The Case For Jesus: The Biblical and Historical Evidence for Christ

The Case for Jesus by Brant Pitre is a brief snapshot into an investigation on the proof of Jesus’s divinity and the validity of the four gospels. He addresses the following two main questions: are the gospels actually legitimate, and did Jesus actually claim to be God?

Are the Gospels Reliable?

According to Pitre, it’s widely believed by scholars today that the gospels were originally anonymous. They say that the four books, Matthew, Mark, Luke, and John, were circulated and were recopied by many different people for over a century before the titles were eventually added. The purpose of the titles was to give the gospels more authority. One problem with this theory is that there is no evidence of the existence of any anonymous copies. From the oldest copies to the ESV Bible on our desks, the names of the authors remain consistent.

Another discrepancy with this theory is the fact that suddenly, scribes all around the world somehow simultaneously attributed the same book to the same disciple. Would there not be some disagreement about which disciples to include? While we’re on that topic, why would they choose to include Luke and Mark? They weren’t eyewitnesses, and certainly wouldn’t have been the best choices if you were looking for authority.

So what about forgery? Could the gospels be fakes? One of the reasons some scholars claim that they couldn’t have been written by one of the disciples, is because they were fishermen who would likely have been illiterate. However, Matthew was a tax collector, and almost certainly could read or write. Mark and Luke were both close companions with eyewitnesses and knew details of His life and the lives of His followers that a forger wouldn’t know.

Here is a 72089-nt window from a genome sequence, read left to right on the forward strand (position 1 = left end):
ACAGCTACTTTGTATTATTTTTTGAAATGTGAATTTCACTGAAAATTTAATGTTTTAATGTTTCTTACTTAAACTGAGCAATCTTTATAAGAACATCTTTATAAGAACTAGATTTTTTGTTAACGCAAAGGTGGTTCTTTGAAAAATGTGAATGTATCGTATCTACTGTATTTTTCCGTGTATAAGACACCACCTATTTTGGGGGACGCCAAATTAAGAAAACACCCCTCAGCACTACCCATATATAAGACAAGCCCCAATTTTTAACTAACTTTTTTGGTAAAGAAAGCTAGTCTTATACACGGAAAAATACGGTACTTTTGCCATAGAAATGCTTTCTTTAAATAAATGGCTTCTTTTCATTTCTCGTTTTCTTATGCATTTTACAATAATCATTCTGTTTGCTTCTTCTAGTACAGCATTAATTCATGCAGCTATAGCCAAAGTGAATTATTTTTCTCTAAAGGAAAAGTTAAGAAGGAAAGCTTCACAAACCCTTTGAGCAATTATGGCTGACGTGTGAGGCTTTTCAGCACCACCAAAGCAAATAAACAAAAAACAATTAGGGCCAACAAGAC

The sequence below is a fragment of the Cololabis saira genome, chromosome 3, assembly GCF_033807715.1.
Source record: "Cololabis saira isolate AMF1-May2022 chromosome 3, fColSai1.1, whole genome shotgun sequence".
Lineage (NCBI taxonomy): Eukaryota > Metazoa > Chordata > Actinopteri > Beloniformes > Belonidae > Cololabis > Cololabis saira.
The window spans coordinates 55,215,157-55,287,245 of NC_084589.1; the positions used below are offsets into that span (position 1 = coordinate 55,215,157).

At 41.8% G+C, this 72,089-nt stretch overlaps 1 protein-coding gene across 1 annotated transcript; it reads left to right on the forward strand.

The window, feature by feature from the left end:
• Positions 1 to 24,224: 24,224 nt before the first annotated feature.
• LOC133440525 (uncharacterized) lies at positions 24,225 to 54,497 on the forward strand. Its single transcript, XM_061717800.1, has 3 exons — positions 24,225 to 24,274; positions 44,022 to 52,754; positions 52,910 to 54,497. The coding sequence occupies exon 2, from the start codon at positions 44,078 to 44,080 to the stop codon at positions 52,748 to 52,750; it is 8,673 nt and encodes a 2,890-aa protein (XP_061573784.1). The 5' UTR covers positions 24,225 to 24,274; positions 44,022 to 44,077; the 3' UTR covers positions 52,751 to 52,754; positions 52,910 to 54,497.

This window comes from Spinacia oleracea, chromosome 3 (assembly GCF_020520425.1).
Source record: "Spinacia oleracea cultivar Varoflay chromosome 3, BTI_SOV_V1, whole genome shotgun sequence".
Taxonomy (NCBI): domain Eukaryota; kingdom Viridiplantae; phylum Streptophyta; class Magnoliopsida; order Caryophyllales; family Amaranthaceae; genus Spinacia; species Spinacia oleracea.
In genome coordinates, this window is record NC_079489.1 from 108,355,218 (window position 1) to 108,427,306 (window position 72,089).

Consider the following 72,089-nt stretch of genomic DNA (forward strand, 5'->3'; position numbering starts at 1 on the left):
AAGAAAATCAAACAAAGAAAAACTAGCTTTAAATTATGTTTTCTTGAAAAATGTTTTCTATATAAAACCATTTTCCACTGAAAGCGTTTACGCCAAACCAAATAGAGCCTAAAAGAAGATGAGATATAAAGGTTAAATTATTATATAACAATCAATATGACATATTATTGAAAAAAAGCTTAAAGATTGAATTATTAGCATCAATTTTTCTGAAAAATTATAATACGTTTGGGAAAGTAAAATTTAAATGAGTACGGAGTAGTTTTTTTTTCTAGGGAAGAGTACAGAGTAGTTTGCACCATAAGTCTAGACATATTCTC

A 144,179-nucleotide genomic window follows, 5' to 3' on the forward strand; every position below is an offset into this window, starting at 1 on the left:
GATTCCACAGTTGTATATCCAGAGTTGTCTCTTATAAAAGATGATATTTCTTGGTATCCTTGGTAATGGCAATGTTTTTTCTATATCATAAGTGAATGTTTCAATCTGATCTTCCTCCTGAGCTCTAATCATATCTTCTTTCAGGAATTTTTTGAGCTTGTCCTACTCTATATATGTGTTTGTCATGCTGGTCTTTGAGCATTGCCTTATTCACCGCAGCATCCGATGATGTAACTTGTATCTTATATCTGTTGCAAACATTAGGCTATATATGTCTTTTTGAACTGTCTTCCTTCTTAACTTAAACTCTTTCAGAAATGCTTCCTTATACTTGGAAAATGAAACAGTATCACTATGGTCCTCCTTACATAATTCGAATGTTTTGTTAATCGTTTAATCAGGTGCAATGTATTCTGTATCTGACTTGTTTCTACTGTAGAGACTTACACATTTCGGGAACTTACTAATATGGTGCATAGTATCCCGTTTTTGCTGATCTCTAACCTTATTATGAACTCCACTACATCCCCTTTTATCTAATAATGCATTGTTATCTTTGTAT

Next, Pitre goes on to look for external evidence in the writings of the early church fathers. If there was a possibility that the gospels were a forgery, some of the apostles’ contemporaries should have had some questions about their validity. Surprisingly, they seem to have no doubt about who wrote the books.

Did Jesus Claim to be God?

One of the first questions Pitre asks in the beginning of the book is about Jesus’s divinity. He references C. S. Lewis’s argument from Mere Christianity – that since Jesus called Himself God, He is either a liar because He calls Himself Lord when He knows He isn’t; a lunatic because He thinks He is; or He is the Lord Himself. However, there is a fourth option. What if He never called Himself God at all? 

Just because He didn’t explicitly call Himself God doesn’t mean He wasn’t claiming to be divine. He was very Jewish – He spoke in riddles and questions. Pitre gives us several examples of ways that Jesus revealed Himself to His disciples as the Lord of the universe without using words. 

Pitre came from a Catholic background, but I personally didn’t feel like that detracted from the validity of his words. This isn’t a subject that I’ve studied much in the past, but the book piqued my interest enough that I will definitely be doing more. I really enjoyed this book, and would recommend it to anyone with interest in this topic.

Rhonda Mast has an unquenchable thirst for knowledge. That may be why she knows the proper fencing stance, spends countless hours on YouTube watching videos on tatting and cranberry harvesting techniques, completely covers one wall of her room with her bookshelves, understands 19th century boxing cant, reads the dictionary, knows the proper way to curtsy and tie a cravat, and has invested a small fortune in candle making supplies. It’s also why you should never ask her why algebra and ancient literature are practical classes for high schoolers. She routinely distributes vitamins, fashion advice, natural beauty products, and math tutoring to her seven siblings. She’s developed a love for adoption, foster care, and a whole host of little boys in Mexico, although she has a number of health issues that slow her down more than she likes. She is learning blind trust in God and complete surrender to His will.

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